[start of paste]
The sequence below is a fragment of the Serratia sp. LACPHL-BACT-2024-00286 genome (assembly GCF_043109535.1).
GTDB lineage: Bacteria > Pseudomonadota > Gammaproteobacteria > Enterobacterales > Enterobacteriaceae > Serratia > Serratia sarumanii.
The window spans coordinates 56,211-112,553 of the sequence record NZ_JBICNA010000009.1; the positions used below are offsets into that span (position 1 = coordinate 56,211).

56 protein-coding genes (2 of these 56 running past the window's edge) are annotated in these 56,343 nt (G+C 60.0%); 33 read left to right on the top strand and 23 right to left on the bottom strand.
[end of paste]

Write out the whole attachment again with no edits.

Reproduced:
The sequence below is a fragment of the Serratia sp. LACPHL-BACT-2024-00286 genome (assembly GCF_043109535.1).
GTDB lineage: Bacteria > Pseudomonadota > Gammaproteobacteria > Enterobacterales > Enterobacteriaceae > Serratia > Serratia sarumanii.
The window spans coordinates 56,211-112,553 of the sequence record NZ_JBICNA010000009.1; the positions used below are offsets into that span (position 1 = coordinate 56,211).

56 protein-coding genes (2 of these 56 running past the window's edge) are annotated in these 56,343 nt (G+C 60.0%); 33 read left to right on the top strand and 23 right to left on the bottom strand.